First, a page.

So what will the effect of passage be and what will the feds do? The first question is pretty easy: if one, two, or all three of these pass, millions of Americans 21 and older will no longer be subject to arrest for the possession or private use of a plant proven safer than alcohol. It is clear that states can, and do, create their own criminal laws. In addition, 99% of all marijuana arrests are made under state law. So if states remove their criminal penalties against marijuana possession and private use, we can expect to see a significant drop in marijuana-related arrests.

The second question – how the feds will react – is difficult to predict. The feds can choose to allow the states to proceed with implementation of the regulatory structure without interference. This would be what I like to call the ‘laboratory of democracy’ approach. We already know the results of the marijuana prohibition experiment: control in the hands of criminals, laced product, exposure to all kinds of other illicit drugs, violence, and no decrease in use or abuse. It’s high time a state tests a different approach. Although taxation and regulation may not lead to a decrease in use or abuse, it will certainly eliminate or greatly reduce the negative collateral consequences that are inherent in marijuana prohibition.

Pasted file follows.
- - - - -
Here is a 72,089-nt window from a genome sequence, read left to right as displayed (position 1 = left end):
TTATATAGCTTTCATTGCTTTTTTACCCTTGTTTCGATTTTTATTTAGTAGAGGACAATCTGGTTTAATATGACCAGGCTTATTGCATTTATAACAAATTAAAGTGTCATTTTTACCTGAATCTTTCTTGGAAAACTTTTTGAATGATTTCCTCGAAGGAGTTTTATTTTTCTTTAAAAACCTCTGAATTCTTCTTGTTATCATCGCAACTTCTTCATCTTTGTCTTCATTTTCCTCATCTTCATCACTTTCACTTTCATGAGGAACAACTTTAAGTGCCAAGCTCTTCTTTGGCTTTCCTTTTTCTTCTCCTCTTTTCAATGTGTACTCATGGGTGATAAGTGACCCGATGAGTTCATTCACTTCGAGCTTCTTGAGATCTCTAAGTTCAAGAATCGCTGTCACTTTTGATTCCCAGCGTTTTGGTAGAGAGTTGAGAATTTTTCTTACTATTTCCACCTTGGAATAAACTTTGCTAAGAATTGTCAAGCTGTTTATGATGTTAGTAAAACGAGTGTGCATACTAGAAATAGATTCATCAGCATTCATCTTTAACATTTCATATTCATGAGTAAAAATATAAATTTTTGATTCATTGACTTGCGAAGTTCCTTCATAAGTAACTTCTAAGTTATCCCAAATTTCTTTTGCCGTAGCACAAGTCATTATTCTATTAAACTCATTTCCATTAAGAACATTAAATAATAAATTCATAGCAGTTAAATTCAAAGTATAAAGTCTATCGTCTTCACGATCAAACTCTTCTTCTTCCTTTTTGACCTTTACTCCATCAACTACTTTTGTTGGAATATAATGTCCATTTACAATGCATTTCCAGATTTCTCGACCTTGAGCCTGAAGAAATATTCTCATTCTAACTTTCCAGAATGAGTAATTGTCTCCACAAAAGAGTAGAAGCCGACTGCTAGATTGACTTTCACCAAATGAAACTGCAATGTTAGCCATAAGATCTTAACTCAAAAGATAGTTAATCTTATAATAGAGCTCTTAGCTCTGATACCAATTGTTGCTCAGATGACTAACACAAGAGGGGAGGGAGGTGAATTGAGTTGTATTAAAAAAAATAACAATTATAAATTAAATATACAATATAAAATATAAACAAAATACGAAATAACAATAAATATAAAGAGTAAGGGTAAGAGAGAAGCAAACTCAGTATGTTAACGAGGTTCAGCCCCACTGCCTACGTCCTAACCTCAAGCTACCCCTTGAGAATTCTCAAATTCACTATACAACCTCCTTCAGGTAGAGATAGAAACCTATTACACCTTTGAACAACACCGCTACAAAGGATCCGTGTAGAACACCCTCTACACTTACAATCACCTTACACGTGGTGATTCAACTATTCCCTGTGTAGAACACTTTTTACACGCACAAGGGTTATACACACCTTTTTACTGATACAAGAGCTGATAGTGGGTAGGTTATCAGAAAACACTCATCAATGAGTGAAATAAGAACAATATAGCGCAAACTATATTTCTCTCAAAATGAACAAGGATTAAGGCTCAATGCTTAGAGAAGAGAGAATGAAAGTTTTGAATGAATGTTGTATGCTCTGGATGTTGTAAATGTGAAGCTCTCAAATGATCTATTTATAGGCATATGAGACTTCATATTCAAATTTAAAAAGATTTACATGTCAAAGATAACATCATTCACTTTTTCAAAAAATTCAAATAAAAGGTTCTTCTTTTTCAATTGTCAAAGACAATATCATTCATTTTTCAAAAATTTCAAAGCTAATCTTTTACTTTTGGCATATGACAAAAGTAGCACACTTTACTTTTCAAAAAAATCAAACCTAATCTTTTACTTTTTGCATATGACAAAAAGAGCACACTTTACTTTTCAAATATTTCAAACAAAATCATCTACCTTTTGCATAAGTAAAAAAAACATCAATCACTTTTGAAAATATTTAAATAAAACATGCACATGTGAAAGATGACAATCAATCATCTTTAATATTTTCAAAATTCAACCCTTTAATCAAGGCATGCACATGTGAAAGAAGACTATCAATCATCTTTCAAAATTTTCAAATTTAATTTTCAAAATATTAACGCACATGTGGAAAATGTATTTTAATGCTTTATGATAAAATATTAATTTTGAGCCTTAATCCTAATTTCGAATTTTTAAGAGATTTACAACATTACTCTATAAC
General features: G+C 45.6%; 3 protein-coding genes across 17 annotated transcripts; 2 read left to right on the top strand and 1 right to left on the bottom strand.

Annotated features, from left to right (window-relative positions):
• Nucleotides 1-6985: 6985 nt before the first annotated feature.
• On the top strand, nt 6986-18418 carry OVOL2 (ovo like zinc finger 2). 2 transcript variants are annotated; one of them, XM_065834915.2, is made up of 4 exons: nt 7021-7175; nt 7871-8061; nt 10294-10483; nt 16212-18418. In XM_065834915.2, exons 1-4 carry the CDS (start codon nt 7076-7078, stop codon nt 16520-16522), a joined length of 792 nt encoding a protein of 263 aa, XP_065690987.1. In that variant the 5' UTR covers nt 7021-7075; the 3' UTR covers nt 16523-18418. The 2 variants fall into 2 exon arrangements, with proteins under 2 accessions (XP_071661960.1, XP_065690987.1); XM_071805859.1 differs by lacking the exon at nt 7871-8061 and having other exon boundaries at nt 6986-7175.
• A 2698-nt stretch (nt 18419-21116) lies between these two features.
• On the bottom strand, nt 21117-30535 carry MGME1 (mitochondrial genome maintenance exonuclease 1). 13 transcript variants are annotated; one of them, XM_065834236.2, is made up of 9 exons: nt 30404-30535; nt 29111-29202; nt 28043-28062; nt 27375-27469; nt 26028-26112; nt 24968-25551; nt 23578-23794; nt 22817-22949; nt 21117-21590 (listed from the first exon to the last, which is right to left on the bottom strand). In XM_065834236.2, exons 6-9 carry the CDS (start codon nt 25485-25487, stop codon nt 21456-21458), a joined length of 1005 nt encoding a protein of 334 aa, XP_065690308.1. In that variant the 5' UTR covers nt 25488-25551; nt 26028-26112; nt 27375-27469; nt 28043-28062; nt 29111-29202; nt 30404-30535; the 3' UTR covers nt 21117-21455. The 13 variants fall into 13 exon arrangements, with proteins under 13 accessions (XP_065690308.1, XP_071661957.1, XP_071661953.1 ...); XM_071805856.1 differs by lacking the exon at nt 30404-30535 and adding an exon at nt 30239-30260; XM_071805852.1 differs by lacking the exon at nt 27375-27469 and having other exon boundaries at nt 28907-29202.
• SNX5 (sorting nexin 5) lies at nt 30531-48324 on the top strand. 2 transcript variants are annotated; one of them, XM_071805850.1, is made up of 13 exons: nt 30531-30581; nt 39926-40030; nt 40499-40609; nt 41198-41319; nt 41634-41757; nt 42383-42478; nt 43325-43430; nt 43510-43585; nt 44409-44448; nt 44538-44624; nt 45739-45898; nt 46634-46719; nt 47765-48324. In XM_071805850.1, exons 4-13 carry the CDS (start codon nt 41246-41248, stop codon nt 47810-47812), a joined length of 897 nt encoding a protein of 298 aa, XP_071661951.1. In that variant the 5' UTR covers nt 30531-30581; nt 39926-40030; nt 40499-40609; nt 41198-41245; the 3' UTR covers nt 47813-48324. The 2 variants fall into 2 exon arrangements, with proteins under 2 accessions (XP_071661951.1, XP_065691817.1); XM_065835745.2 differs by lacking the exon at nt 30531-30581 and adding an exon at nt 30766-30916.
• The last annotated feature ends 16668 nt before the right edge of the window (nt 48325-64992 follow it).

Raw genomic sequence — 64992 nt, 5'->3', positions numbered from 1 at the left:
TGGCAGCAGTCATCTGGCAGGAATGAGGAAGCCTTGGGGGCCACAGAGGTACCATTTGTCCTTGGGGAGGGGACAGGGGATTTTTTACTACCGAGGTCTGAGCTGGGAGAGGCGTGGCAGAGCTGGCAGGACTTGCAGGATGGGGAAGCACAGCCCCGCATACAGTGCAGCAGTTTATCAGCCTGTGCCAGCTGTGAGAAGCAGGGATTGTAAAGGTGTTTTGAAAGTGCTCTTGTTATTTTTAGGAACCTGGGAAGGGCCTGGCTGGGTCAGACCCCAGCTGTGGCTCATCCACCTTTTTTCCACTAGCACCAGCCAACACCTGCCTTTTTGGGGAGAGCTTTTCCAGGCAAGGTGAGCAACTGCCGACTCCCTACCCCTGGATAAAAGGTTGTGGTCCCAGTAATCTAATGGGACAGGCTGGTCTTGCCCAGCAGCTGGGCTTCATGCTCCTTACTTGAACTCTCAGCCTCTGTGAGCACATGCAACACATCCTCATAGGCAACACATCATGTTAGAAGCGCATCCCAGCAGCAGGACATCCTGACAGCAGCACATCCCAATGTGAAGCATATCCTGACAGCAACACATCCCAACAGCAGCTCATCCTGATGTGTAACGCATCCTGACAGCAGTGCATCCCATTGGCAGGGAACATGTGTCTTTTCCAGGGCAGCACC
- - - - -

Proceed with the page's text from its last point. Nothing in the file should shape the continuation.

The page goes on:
The feds could also sue to enjoin the implementation of the new regulatory schemes. At first blush, this may seem scary, but as Dominic Holden recently stated, this too represents a major opportunity for change. A suit against Colorado, Washington, or Oregon would force us to have a national dialogue about our current marijuana policies. With 50% of the population – not to mention an ever-growing list of opinion makers – arguing for the end of marijuana prohibition, it’s a conversation that needs to happen. Look at the increase in support for gay marriage after the first lawsuit was filed challenging California’s Prop 8. If we can have an open and honest conversation, we can expedite policy reform.

Either way, we’re not going to know until a state votes to change their marijuana policies. If you live in Colorado, please vote “yes” on Amendment 64. If you’re in Washington, you’re voting “yes” on I-502. For those of you in Oregon, please vote “yes” on Measure 80. To all of you, I’m envious of your ballot.

State medical marijuana questions

In addition to the three states voting on measures to regulate and tax the adult sales of marijuana, two states have initiatives on the ballot that will create medical marijuana programs. Arkansas and Massachusetts, if passed, will become the 18th and 19th medical marijuana states. They will join the District of Columbia and 17 other states that currently recognize the legitimate medical use of marijuana.